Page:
Guest Blogger: Sarah Beirne – Fieldwork Student
Selling real estate in Queensland has always been big business and stirring interest among potential investors not only requires a hot location but also a fine command of the English language. A veritable plethora of examples can be discovered while perusing the various estate maps and real estate ephemera contained within the John Oxley library collection. Estate maps featuring hand drawn mermaids, musketeers and Her Majesty the Queen have given way to sleek, glossy photographs of kookaburras, green bushland or twilight views of the city skyline. It is interesting to note the differences between the methods used to sell during the 1880s and what is employed now, however it is much more striking to observe the way that things really have not changed when it comes to what appeals to buyers. The language used to recommend properties is still as flowery now as it was when Queenslanders acknowledged Queen Victoria as their head of state.
An estate map advertising the sale in 1910 of the Royal Park Estate and St. John’s Wood Extension Estate in Ashgrove describes the area in the following manner: The air is like champagne … The soil will grow anything from roses to trees of enormous dimensions. The scenery is simply exquisite, huge trees, green foliage, rippling water, singing birds and mountains in the rear, are more beautiful than one can imagine. This may seem a little over the top and just a wee bit kitsch, until one stumbles upon the description of the Ivadale Lakes development brochure which exhorts readers to meander down through the leafy green tree-shaded spaces along the pristine walking track down towards the lake where the morning sun has lifted a lazy curl of mist off the mirror-calm surface of the water.What an idyllic scene!
There is also a notable trend that buyers are supposed to be concerned about their health, with much of the advertising declaring estates to be not only the most beautiful but also the healthiest part in the Southern Hemisphere. Drawing attention to an areas resemblance to other exotic countries or locations of renowned beauty is definitely a tried and true method, as is providing recommendation from celebrities or famous personages. Who does want to live in an exquisite Balinese villa located in Surya, the Garden of the Sun God, in which calm, graceful architecture blends effortlessly with exotic textiles, coconut wood and the rich hues of the surrounding tropics?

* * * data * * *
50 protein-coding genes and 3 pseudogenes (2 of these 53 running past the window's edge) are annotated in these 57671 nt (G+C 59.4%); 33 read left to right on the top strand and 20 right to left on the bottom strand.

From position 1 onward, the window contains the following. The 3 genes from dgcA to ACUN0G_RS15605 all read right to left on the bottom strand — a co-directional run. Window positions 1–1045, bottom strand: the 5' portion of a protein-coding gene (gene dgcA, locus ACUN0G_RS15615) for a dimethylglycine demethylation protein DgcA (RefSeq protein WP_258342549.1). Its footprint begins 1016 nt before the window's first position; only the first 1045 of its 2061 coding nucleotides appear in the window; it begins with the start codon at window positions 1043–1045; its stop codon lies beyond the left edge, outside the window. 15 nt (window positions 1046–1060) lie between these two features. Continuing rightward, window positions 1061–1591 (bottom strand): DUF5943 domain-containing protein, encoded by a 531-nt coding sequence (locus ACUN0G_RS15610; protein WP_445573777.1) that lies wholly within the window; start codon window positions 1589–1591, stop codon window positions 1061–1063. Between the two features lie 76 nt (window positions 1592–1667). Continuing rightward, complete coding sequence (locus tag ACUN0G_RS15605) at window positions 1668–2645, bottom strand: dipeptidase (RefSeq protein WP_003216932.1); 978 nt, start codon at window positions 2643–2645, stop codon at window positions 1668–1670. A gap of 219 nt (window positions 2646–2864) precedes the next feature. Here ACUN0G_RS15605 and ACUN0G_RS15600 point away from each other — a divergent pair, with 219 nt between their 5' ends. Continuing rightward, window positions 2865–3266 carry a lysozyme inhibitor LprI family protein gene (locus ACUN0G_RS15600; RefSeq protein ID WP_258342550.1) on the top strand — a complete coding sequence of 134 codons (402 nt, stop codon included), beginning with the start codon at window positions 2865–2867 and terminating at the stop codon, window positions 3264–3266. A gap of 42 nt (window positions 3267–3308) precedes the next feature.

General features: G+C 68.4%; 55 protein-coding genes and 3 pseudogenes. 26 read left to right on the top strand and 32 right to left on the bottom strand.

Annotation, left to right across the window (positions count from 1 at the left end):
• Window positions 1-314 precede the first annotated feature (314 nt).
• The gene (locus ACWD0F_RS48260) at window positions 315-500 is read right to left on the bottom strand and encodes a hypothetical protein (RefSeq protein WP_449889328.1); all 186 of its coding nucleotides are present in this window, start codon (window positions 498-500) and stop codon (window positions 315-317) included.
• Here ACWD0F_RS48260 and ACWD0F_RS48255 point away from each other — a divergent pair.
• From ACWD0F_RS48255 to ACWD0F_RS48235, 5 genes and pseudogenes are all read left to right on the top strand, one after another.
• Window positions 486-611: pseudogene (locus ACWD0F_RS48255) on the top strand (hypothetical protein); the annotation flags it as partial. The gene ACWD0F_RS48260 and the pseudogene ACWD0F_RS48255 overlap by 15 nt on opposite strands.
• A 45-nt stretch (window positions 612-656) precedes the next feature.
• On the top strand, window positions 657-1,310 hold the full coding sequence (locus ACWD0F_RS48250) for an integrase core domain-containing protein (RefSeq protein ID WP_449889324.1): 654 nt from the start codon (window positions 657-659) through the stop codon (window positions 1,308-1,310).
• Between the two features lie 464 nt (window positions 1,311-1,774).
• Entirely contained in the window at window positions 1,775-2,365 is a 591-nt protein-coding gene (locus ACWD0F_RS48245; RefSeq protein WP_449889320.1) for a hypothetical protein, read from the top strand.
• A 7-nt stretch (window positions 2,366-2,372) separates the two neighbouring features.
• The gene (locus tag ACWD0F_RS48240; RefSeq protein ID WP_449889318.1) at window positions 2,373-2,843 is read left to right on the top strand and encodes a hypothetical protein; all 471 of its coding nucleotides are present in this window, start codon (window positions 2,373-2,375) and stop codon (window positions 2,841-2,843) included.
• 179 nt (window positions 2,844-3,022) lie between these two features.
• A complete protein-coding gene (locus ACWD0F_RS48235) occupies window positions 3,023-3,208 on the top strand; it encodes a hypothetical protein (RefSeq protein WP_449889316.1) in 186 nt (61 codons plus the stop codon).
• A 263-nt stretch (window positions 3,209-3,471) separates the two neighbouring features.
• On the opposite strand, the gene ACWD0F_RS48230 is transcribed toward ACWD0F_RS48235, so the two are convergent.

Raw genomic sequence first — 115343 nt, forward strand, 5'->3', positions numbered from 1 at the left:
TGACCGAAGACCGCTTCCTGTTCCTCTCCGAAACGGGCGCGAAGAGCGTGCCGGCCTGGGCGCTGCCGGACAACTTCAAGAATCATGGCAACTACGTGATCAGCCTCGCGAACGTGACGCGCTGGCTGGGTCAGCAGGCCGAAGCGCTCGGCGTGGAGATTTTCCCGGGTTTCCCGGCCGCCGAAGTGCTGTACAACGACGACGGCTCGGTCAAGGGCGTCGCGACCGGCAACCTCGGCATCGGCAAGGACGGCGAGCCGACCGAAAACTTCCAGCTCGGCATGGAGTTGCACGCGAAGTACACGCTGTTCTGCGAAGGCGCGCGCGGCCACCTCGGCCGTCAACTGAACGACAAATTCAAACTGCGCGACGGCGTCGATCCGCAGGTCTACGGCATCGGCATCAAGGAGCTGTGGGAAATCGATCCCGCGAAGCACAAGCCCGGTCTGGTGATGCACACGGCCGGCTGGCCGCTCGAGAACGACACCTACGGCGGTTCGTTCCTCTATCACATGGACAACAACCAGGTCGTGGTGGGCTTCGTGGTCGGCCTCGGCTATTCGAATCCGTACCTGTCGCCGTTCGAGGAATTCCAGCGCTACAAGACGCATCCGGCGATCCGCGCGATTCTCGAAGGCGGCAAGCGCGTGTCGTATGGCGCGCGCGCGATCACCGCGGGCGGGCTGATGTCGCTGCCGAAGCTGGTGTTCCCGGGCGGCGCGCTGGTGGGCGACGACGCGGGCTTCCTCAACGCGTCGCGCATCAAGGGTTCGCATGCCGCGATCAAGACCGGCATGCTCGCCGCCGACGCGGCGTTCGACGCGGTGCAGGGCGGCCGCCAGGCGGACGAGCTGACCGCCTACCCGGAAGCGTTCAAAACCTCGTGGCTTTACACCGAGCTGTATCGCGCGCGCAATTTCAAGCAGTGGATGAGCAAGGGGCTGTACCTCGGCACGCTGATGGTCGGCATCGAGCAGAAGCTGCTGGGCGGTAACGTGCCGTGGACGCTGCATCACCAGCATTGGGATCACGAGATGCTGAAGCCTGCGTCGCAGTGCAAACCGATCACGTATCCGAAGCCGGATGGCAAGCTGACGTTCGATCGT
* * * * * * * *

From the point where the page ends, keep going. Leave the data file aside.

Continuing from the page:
The sellers of the St. John’s Wood Extension Estate describe the reactions of King George VI who visited the estate in Ashgrove while he was Duke of York. What did His Majesty the King say about St John’s Wood? “He was delighted with the place and its glorious surroundings, and, moreover, it reminded him of the Manor Plains of Sussex, England”. The luxuriousness of the trees and height of the mountains shade the place from Westerly winds and dust, and keep it warm in Winter and cool in Summer.
People want to be where the important people are, according to the advertising – St John’s Wood, aptly named the Switzerland of Queensland on account of its beauty, has been sold to the best people in the State – people of wealth, repute and undoubted position. This alone will make the name of St John’s Wood a hall mark of distinction and exclusiveness.
There are some peculiar comparisons drawn when it comes to marketing properties, as shown in the blurb relating to The Springs in Spring Hill, where you are at the centre of a city of one million people, and yet you enjoy complete calmness and serenity. The serenity here has been compared to the exhilarating stillness that exists at the eye of a storm. One wonders how this serenity compares to a two-stroke motor at full throttle.
The State Library of Queensland collections of real estate maps and ephemera are a wealth of information when it comes to the different methods employed by agents when selling property, however the most remarkable aspect is definitely the fact that the language used has changed so little over the past 100+ years.